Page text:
Critical Infrastructure
  • Equipment and Supplies
  • Initial Training, Cross Training, Ongoing Practice
  • Redundant, Renewable, Sustainable Systems
  • Maintenance, Replacements, and Repairs

Now to the thoughtful questions we should be asking next. Resources are all the more valuable to us when we have a full compliment of related supplies, training, practiced skills, and the capacity to replace or renew various and sundry tools and equipment.

Equipment and Supplies

Do I have equipment and related supplies appropriate for use in a variety of circumstances, and levels of urgency?
Have I covered those areas that are universal to emergency preparedness?
Have I considered any unique circumstance, situation, or risk — perhaps something specific to my geographic area?

Initial Training, Cross Training, Ongoing Practice

Have I practiced using my equipment and supplies? How often should I refresh my skills?
Do I have a library of manuals with well-written and detailed explanations and instructions for use, maintenance and/or repair?
Have I cross-trained on the equipment and supplies with other family members, neighbors or friends?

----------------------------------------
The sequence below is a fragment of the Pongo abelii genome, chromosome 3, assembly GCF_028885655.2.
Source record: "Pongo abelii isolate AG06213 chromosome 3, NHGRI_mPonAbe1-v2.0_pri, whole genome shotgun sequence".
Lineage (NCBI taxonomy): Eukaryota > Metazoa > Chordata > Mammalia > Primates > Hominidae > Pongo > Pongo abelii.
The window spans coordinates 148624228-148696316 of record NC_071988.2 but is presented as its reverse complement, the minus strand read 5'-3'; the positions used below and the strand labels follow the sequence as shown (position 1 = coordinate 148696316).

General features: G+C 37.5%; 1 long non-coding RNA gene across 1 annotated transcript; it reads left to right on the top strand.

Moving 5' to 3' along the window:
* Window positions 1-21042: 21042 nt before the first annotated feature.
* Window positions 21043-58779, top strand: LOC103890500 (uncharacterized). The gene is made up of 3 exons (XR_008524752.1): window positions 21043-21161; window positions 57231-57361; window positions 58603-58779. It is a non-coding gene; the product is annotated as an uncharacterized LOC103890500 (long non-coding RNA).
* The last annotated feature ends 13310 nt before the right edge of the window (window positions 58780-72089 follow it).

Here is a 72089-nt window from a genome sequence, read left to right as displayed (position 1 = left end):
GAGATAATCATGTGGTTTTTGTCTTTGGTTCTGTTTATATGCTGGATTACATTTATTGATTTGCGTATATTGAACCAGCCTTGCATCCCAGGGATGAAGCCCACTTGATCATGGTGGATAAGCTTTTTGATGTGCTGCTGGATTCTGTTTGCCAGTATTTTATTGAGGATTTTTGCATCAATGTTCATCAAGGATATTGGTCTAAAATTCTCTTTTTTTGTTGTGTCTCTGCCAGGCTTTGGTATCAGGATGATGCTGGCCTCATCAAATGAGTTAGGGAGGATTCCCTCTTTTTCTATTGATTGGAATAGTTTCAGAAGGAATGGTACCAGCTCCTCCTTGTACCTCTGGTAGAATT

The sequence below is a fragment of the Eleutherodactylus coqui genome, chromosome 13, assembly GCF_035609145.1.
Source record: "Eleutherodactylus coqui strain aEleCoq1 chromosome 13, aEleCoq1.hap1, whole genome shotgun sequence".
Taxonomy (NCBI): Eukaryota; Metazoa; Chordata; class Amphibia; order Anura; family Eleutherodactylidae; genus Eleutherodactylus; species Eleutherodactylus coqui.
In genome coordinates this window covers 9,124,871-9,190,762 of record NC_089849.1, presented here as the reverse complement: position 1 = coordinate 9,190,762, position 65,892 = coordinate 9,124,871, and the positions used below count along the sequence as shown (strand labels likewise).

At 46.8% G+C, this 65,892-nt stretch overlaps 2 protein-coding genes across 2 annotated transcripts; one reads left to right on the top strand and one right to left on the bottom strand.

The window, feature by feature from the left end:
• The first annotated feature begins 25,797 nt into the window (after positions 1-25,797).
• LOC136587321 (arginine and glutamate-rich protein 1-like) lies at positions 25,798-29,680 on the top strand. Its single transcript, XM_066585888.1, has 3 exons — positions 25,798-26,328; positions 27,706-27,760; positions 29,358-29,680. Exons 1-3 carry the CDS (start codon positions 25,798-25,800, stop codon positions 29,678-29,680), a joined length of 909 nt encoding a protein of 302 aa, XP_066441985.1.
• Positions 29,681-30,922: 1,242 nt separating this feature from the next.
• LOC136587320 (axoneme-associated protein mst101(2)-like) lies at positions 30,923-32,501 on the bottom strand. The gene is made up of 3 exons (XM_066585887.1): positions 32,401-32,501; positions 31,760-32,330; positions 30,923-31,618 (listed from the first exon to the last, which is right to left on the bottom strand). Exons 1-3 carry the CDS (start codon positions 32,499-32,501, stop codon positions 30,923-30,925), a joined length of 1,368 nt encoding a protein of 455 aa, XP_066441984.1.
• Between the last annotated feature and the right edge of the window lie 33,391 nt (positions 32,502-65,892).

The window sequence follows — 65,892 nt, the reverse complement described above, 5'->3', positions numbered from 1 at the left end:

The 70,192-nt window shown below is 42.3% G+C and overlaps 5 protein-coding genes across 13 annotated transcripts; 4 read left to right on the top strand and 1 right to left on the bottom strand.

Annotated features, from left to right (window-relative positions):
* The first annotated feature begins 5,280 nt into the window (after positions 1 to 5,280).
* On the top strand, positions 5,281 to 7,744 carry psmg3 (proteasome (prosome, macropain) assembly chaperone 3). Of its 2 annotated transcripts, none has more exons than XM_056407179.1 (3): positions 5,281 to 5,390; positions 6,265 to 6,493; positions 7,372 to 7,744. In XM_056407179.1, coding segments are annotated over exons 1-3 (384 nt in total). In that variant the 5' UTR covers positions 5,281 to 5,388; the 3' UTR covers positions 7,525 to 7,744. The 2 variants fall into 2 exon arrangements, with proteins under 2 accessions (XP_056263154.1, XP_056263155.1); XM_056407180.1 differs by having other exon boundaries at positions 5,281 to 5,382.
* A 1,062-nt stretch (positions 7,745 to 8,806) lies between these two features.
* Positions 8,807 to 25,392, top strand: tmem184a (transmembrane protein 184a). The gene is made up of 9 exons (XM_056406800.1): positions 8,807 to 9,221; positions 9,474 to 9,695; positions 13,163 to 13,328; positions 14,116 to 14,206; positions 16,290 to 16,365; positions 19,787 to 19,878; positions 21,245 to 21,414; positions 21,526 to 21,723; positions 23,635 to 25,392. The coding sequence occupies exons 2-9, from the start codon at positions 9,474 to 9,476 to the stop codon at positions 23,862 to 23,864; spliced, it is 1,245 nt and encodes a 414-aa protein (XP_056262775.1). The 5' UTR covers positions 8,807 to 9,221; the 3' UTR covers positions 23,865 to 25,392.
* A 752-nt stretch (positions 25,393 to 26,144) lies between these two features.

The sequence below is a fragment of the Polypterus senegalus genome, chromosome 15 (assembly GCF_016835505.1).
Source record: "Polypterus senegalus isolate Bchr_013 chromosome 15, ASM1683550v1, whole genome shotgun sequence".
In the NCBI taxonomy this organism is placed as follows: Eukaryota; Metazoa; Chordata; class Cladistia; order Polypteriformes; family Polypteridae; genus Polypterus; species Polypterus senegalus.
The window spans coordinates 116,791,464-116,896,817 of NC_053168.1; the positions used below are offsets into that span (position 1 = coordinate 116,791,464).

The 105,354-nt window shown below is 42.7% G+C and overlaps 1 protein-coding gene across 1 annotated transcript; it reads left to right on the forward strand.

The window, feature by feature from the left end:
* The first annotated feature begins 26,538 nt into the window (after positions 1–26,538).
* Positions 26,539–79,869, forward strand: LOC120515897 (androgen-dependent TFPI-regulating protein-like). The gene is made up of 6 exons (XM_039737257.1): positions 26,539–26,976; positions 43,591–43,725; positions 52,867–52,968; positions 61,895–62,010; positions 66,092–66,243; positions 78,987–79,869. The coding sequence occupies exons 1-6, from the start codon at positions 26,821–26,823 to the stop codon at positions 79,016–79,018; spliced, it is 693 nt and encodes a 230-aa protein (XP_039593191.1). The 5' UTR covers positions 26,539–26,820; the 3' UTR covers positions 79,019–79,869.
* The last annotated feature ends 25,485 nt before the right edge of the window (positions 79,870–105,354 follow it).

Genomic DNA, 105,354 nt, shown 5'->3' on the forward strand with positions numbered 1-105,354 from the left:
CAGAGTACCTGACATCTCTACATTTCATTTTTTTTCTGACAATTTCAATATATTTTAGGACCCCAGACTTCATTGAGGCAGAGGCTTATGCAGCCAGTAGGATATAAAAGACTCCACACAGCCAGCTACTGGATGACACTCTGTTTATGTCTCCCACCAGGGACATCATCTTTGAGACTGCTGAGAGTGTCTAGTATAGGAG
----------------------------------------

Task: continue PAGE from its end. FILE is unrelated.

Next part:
Redundant, Renewable, Sustainable Systems

Do I have replacement equipment, and renewable supplies?
Are the tools, equipment, and supplies I have sustainable – and under what conditions?

Maintenance, Replacements, and Repairs

At what level do I need outside assistance for maintenance and repair? Is this a system I can learn to maintain and repair independently?

There is a lot of information to digest. There are many ideas to consider. Coming with the next installment of Weekend Homework will be additional discussion as we work together to advance our preps!

12,000 Important Reasons Why We Prepare — Flash Traffic

This is one of the best videos produced on why we prepare. 8 minutes. Worth every second.

The video is not about prepping, it is about an existential threat coming — perhaps THE existential threat coming. It’s why we prepare. This is about science. It’s not conspiracy. It’s not fake news. This is a cyclical event recurring about every 12,000 years. It wipes out most of humanity along with everything else. It is spoken about in prophecy, in The Bible, and is referenced in every religion since man started communicating and recording events. Signs that we’re on the edge of the next galactic event are unfolding before us now. This will be the EMP of EMP’s, and the clock is ticking.

The last time it happened was 12,000 years ago.

The conditions are coming together that could cripple our world’s infrastructure. Earlier this week a minor event created a major electromagnetic storm because the Earth’s magnetic field is significantly reduced, and continues to weaken.